By all accounts, many Newark students struggled to make it to their online classes this spring.
Thousands of students initially could not get online after school buildings closed, while others had to babysit siblings or work during the school day. Teachers said some students participated in remote learning only sporadically and a few disengaged completely.
Yet, on paper, attendance was nearly perfect in New Jersey’s largest school district.
On average, 99.8% of Newark students were present for each day of remote learning, according to district data from March 16 through the end of the school year in June. Chalkbeat obtained the data through a public records request.
Newark’s claim that nearly 100% of students took part in daily remote learning during the height of the coronavirus pandemic contrasts sharply with attendance data from several districts in other states, which reported that anywhere from 15%-40% of students were not engaged during that time. Newark’s rate would also represent a big improvement over the district’s 91% average daily attendance rate during the same period last year — and contradicts anecdotal evidence from teachers.
So how did Newark achieve near-perfect attendance this spring? It appears to have benefited from a new state policy: New Jersey districts could mark every student present during remote learning unless a district “knowingly determines a student was not participating.”
The state says it was important not to impose strict attendance policies and penalties during the unexpected shift to remote learning this spring — especially because nearly 90,000 New Jersey students could not get online from home. Most experts agree, noting that districts in some states even stopped taking attendance last school year.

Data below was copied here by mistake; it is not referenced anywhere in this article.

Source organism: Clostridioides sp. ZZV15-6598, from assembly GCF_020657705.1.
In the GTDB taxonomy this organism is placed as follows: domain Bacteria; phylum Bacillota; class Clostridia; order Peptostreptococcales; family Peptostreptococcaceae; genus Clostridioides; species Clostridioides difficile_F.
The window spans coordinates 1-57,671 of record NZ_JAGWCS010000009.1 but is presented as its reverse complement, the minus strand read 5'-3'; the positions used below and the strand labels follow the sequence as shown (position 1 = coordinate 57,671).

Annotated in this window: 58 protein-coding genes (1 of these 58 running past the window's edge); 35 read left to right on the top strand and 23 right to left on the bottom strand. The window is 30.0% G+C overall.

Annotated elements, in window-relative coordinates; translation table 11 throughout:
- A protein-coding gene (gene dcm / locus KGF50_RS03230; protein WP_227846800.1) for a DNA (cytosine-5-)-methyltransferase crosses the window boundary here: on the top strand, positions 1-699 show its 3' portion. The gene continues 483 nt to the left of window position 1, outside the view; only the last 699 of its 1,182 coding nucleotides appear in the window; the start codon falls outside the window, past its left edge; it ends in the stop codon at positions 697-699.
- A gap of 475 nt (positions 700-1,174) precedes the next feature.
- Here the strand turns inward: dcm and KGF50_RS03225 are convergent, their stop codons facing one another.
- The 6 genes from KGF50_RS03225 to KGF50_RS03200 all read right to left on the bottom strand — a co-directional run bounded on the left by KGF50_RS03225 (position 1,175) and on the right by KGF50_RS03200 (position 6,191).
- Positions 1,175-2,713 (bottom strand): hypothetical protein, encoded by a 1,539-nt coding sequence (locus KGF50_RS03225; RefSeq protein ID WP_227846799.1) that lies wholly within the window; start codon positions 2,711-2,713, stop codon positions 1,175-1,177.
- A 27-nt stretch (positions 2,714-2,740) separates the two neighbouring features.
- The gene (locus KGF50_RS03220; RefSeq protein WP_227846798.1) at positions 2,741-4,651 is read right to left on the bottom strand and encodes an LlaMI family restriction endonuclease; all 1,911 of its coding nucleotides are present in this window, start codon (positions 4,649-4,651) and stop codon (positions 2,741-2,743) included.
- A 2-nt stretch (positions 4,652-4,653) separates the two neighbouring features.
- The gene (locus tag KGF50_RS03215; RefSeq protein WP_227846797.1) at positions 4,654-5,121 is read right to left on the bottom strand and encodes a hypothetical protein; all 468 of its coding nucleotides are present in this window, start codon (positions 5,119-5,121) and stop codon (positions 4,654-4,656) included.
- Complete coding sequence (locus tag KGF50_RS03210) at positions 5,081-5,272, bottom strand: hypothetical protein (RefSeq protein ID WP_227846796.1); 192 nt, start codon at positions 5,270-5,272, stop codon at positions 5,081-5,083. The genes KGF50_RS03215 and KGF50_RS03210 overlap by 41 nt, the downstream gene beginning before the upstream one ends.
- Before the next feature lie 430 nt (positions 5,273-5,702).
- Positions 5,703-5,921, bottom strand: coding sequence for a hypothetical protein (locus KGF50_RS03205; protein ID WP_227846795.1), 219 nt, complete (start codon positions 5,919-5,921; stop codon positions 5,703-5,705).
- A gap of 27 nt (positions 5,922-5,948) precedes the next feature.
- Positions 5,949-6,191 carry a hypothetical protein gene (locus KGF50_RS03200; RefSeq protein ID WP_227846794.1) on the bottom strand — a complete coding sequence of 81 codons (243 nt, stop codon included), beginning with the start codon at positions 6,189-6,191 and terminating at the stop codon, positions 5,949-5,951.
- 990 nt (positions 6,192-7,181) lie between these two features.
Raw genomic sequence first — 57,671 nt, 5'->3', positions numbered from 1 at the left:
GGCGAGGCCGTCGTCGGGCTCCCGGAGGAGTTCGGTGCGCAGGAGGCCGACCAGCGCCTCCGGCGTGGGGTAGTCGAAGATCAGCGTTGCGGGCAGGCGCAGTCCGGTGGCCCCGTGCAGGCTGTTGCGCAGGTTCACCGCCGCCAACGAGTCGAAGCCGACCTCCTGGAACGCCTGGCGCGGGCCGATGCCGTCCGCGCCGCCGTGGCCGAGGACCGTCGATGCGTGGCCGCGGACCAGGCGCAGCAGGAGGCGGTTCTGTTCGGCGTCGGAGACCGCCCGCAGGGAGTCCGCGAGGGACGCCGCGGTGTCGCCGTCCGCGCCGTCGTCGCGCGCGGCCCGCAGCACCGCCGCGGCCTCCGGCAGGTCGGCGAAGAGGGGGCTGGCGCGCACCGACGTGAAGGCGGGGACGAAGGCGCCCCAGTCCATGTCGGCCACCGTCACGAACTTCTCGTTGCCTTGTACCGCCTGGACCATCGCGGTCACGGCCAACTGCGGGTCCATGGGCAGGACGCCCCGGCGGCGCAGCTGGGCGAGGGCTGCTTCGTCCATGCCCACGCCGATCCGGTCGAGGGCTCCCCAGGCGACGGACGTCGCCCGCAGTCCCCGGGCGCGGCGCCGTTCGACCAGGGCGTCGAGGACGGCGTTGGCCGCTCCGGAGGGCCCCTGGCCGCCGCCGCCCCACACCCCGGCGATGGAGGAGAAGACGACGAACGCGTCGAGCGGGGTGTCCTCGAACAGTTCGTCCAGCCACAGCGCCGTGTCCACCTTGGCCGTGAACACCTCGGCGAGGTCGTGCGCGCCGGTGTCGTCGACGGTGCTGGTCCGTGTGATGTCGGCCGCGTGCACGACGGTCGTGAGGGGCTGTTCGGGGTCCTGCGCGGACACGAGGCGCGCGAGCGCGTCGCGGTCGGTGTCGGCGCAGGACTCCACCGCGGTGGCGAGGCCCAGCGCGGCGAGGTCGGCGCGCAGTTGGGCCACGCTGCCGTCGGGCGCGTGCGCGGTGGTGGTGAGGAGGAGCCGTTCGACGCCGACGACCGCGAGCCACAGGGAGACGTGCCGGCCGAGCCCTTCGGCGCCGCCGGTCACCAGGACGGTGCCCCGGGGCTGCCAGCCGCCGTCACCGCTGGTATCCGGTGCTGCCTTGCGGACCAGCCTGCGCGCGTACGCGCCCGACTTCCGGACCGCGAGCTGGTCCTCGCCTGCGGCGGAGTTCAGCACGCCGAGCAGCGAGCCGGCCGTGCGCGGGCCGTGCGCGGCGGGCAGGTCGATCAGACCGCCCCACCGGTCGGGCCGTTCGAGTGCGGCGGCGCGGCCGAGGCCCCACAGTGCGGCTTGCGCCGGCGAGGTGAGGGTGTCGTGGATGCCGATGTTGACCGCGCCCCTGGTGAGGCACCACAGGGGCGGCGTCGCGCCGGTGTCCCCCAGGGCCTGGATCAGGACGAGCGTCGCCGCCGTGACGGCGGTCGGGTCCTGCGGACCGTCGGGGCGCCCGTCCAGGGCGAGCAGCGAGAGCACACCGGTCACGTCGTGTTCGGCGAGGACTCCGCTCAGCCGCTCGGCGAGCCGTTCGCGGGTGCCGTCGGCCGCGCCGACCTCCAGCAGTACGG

But several experts also said New Jersey’s policy likely prompted districts to under-report absences, obscuring the true number of students who were disengaged and may now need extra support. This school year, they said, New Jersey and other states should tighten up their attendance policies so that schools accurately track and report which students participate in remote learning — and which don’t.
“How can school leaders address what they can’t see?” said Jennifer Bell-Ellwanger, president and CEO of the Data Quality Campaign, which promotes the use of data to improve student outcomes. “No kid should be invisible.”
Attendance data vs. reality
Newark’s 99.8% attendance rate differs drastically from what several teachers told Chalkbeat they experienced this spring.
Teachers used different methods for taking attendance, including whether students typed a morning message, attended live-video classes, or submitted work. Most gave students leeway, so if they couldn’t tune in to a live class, they could turn in work later and still be marked present.
Even with that flexibility, some students did not engage at all, according to interviews with teachers at multiple elementary and high schools.
One seventh-grade teacher said she didn’t hear from about a quarter of her 59 students on any given day. A high school teacher said only about half his 30 students in one class showed up for live online lessons. A third-grade teacher said less than a third of her 18 students attended video classes, and many turned work in late or not at all.
At one elementary school, an attendance counselor had to remind families in April that “school is still in session,” according to a letter posted on the school website. “If your child’s attendance does not improve,” the counselor wrote, the student’s grades could suffer and parents could face a school meeting, a court hearing, or a referral to “child welfare services.”
Despite those challenges, the district’s data says only three of 61 schools had lower than 99% attendance during remote learning — and 41 schools had 100% attendance.
“I can guarantee you attendance was nowhere near 100% last spring,” said a teacher at a magnet school who, like the other educators interviewed for this story, requested anonymity to avoid retaliation by the district. “There’s absolutely no way that’s possible.”
Automatically marked present
Two teachers said the reason for the inflated attendance rates is that students were automatically marked present in PowerSchool, the program Newark uses to track student data. While teachers were responsible for checking in on students and monitoring their attendance, school administrators told teachers not to enter it into the official database, the teachers said.